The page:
We can’t deny that automating tasks is a critical aspect of DevOps. But hey, DevOps is more than just automation. This common organizational myth should be eradicated. Automation plays a vital role in helping you to achieve your goals. But if your automation strategy is not a part of your organization’s DevOps mindset and cultural shift, it’ll be wrong to view DevOps as just that. Automating a segment of your delivery pipeline may fetch you some worthwhile results. But if you stop at merely automating it and not doing anything else, it’s not accurate to call it DevOps.
Anti-pattern# 6: “DevOps and Security are enemies”
This is another misconception. In fact, on the contrary, DevOps and security are aligned strongly. This is why DevSecOps is flourishing because it helps organizations move forward in their DevOps journey. It implements security within software development and at Infrastructure level. DAST, SAST, Cloud Security are some of the key concepts where each product is analyzed on certain security rules. We move to the next stage only after it is thoroughly tested. Long story short: DevOps and Security are not enemies but are two sides of the same coin, which go hand-in-hand.
Anti-pattern# 7: “DevOps doesn’t flourish with Cloud”
Another myth is that DevOps is not needed when we are setting up Infrastructure on Cloud. The real essence of setting up our Infrastructure on cloud is through DevOps architects. Some organizations have even begun bringing new tools which is helping to provision our Infrastructure on Cloud with just a single click. HashiCorp is one such organization that offers different products such as Terraform, Vault, Consul, NoMAD and Vagrant. The beauty of these products is that they are open source and easy to use. They work very well with any Cloud provider. In today’s world, where every organization is migrating their Infrastructure on Cloud, these tools are really helping them to migrate seamlessly and setting up robust Infrastructure on any Cloud provider like AWS, GCP or Azure.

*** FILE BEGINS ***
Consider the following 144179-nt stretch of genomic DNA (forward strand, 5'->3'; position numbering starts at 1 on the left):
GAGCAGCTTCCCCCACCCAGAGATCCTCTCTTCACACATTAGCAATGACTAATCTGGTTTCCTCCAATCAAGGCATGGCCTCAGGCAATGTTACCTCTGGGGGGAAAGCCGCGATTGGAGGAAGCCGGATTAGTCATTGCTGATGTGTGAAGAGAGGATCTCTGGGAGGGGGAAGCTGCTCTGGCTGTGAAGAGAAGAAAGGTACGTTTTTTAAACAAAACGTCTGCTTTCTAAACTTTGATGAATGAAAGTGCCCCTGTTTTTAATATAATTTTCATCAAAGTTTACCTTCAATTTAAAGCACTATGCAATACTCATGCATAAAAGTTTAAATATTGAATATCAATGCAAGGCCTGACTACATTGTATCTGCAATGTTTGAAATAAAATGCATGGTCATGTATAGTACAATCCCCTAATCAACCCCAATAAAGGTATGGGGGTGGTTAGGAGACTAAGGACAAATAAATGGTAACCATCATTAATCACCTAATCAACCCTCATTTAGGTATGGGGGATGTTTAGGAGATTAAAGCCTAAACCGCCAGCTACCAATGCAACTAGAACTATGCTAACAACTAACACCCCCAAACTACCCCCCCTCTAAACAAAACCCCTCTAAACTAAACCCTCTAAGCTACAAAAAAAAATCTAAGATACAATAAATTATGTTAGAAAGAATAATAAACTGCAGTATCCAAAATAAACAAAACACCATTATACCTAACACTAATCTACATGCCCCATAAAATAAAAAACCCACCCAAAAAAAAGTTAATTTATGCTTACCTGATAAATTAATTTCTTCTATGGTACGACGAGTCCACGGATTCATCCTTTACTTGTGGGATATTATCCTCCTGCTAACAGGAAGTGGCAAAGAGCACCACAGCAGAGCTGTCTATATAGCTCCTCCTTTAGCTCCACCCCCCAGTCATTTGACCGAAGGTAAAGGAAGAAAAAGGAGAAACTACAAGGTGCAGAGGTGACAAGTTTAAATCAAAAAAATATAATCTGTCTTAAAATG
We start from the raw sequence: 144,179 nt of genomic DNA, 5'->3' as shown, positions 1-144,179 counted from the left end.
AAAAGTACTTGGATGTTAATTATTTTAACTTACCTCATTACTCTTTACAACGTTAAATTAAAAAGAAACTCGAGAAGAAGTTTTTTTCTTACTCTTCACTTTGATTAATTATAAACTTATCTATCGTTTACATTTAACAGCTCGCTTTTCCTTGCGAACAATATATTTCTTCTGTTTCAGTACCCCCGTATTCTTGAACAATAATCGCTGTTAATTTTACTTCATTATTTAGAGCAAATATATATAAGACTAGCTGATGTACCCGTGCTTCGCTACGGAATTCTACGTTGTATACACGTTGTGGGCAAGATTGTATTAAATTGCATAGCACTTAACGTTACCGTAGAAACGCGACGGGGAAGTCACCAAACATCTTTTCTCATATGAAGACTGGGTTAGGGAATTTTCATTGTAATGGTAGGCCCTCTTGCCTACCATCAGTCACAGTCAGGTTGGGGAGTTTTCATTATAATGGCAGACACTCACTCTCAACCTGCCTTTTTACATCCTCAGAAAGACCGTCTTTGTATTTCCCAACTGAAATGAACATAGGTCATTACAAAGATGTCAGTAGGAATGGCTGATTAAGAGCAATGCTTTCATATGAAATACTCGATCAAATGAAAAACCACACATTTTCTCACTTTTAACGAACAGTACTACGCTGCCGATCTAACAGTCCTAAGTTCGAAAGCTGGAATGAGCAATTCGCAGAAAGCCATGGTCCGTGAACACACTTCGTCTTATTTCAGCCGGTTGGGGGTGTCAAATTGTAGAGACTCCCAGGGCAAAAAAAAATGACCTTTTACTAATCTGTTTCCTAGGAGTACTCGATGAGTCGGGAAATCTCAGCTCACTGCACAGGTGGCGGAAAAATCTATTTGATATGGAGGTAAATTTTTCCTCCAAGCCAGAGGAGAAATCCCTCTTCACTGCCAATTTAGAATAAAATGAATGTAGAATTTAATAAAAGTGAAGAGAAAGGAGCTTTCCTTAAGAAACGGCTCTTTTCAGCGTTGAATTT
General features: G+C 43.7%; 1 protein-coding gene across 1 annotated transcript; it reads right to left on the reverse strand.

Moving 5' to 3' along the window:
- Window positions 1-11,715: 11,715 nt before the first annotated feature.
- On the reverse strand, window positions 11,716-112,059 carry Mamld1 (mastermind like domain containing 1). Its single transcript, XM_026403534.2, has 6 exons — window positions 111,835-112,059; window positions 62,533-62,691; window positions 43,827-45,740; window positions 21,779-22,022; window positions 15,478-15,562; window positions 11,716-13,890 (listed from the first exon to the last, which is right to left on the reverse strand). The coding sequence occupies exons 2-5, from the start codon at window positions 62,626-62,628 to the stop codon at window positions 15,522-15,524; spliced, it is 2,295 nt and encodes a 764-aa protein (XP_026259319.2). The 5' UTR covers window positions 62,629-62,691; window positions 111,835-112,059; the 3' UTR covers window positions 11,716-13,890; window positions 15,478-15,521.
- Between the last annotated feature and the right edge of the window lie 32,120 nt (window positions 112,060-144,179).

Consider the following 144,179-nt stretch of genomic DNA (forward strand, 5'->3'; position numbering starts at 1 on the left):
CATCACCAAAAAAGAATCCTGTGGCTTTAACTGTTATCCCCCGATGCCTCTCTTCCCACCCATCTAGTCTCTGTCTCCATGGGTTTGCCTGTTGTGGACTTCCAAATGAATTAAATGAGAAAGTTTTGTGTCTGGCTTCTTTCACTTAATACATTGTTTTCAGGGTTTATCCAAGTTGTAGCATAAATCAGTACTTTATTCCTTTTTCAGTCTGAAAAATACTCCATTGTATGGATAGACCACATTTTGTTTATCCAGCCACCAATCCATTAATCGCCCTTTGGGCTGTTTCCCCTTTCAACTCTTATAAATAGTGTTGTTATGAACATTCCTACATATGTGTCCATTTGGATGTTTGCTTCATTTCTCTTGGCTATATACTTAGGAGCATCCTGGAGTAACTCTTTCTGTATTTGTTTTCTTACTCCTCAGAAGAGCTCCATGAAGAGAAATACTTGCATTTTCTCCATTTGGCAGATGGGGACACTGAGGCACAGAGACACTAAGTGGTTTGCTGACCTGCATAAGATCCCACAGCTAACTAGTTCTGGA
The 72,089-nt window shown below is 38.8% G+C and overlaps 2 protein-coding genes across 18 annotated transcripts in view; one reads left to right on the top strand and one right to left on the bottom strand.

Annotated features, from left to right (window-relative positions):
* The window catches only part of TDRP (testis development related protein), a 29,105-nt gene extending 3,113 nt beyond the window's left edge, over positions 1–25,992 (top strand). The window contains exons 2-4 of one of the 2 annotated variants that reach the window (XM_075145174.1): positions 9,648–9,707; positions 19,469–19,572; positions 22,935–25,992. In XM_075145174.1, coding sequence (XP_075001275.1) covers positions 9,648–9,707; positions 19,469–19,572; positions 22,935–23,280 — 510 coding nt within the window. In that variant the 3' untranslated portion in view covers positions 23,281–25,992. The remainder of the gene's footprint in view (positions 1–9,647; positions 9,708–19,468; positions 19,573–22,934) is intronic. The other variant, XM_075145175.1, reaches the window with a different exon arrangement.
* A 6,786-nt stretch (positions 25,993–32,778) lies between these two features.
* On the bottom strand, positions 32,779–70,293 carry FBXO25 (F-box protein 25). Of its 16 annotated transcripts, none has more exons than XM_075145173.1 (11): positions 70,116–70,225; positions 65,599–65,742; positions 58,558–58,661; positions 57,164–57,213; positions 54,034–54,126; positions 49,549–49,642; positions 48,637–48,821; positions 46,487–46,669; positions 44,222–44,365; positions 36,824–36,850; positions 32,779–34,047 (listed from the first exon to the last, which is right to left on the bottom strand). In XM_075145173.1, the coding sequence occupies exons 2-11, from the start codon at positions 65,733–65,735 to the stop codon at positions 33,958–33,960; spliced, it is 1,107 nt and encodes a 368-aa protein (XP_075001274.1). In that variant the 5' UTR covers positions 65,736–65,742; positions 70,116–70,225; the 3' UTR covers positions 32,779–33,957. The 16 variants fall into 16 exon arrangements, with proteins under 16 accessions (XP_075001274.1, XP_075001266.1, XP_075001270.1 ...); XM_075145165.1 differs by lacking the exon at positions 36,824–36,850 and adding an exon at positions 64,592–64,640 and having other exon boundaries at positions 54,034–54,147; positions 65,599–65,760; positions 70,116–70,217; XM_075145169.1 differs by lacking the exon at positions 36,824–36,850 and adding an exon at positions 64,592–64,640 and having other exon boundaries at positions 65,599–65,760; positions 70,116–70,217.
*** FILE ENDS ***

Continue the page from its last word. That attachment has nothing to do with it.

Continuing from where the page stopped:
Anti-pattern# 8: “DevOps is not feasible with legacy systems”
Some organizations are still operating with legacy systems. They are still maintaining the data centers and are not utilizing Cloud providers fully. We understand the challenges and implications of those organizations where they have hybrid Infrastructure, with some of the databases still residing on data centers (legacy system) while their products might have migrated onto the Cloud.
DevOps works in such a case too where we set up the rolling out process for database deployments and the changes are pushed with proper change management. So, it’s not exactly the case that legacy can’t have DevOps in place.
I have personally had the experience of working with such a client – they were from Banking with a data protection policy that enabled the end-users. This meant they could not migrate data to a different geographical location and had to abide by different regulatory bodies. Be we could still set up a nice DevOps journey for that legacy system, which created wonders and they are still following it!
I hope this blog cleared some of the misconceptions that many people have with DevOps. Though this is a limited list, I hope this blog would have helped to clear at least some of the DevOps-related misconceptions.